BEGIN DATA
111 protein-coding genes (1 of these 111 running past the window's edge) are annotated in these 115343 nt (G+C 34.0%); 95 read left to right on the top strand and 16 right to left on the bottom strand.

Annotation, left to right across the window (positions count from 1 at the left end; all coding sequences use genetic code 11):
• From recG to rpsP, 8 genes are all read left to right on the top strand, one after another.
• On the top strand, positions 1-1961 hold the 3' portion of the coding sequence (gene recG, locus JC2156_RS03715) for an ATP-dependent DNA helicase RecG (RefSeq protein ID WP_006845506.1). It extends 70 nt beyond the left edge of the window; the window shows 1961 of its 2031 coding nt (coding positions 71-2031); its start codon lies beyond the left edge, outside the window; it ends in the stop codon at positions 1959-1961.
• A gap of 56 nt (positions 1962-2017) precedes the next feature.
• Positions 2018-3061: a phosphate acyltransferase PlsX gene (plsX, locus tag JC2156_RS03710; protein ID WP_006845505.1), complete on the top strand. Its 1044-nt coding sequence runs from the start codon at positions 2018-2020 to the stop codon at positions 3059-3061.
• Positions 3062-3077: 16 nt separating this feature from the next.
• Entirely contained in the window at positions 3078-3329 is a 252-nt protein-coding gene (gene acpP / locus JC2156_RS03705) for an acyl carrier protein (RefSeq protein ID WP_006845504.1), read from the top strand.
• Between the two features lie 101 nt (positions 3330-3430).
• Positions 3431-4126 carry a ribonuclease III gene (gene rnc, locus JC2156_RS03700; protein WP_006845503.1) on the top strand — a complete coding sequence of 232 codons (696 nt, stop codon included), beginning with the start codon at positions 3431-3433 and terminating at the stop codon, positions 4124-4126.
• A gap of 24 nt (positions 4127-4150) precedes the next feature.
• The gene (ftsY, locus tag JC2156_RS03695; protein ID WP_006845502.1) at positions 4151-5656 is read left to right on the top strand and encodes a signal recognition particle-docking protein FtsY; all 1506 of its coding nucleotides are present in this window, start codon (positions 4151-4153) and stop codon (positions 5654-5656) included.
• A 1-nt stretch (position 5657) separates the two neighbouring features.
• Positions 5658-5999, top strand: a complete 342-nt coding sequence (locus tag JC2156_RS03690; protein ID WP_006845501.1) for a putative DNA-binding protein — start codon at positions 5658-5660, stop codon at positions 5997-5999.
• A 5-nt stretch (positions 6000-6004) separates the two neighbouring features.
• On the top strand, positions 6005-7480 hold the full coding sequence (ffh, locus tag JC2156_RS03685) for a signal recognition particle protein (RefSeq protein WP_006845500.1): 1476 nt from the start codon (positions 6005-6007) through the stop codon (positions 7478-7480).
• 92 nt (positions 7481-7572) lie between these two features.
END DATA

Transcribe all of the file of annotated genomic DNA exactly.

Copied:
111 protein-coding genes (1 of these 111 running past the window's edge) are annotated in these 115343 nt (G+C 34.0%); 95 read left to right on the top strand and 16 right to left on the bottom strand.

Annotation, left to right across the window (positions count from 1 at the left end; all coding sequences use genetic code 11):
• From recG to rpsP, 8 genes are all read left to right on the top strand, one after another.
• On the top strand, positions 1-1961 hold the 3' portion of the coding sequence (gene recG, locus JC2156_RS03715) for an ATP-dependent DNA helicase RecG (RefSeq protein ID WP_006845506.1). It extends 70 nt beyond the left edge of the window; the window shows 1961 of its 2031 coding nt (coding positions 71-2031); its start codon lies beyond the left edge, outside the window; it ends in the stop codon at positions 1959-1961.
• A gap of 56 nt (positions 1962-2017) precedes the next feature.
• Positions 2018-3061: a phosphate acyltransferase PlsX gene (plsX, locus tag JC2156_RS03710; protein ID WP_006845505.1), complete on the top strand. Its 1044-nt coding sequence runs from the start codon at positions 2018-2020 to the stop codon at positions 3059-3061.
• Positions 3062-3077: 16 nt separating this feature from the next.
• Entirely contained in the window at positions 3078-3329 is a 252-nt protein-coding gene (gene acpP / locus JC2156_RS03705) for an acyl carrier protein (RefSeq protein ID WP_006845504.1), read from the top strand.
• Between the two features lie 101 nt (positions 3330-3430).
• Positions 3431-4126 carry a ribonuclease III gene (gene rnc, locus JC2156_RS03700; protein WP_006845503.1) on the top strand — a complete coding sequence of 232 codons (696 nt, stop codon included), beginning with the start codon at positions 3431-3433 and terminating at the stop codon, positions 4124-4126.
• A gap of 24 nt (positions 4127-4150) precedes the next feature.
• The gene (ftsY, locus tag JC2156_RS03695; protein ID WP_006845502.1) at positions 4151-5656 is read left to right on the top strand and encodes a signal recognition particle-docking protein FtsY; all 1506 of its coding nucleotides are present in this window, start codon (positions 4151-4153) and stop codon (positions 5654-5656) included.
• A 1-nt stretch (position 5657) separates the two neighbouring features.
• Positions 5658-5999, top strand: a complete 342-nt coding sequence (locus tag JC2156_RS03690; protein ID WP_006845501.1) for a putative DNA-binding protein — start codon at positions 5658-5660, stop codon at positions 5997-5999.
• A 5-nt stretch (positions 6000-6004) separates the two neighbouring features.
• On the top strand, positions 6005-7480 hold the full coding sequence (ffh, locus tag JC2156_RS03685) for a signal recognition particle protein (RefSeq protein WP_006845500.1): 1476 nt from the start codon (positions 6005-6007) through the stop codon (positions 7478-7480).
• 92 nt (positions 7481-7572) lie between these two features.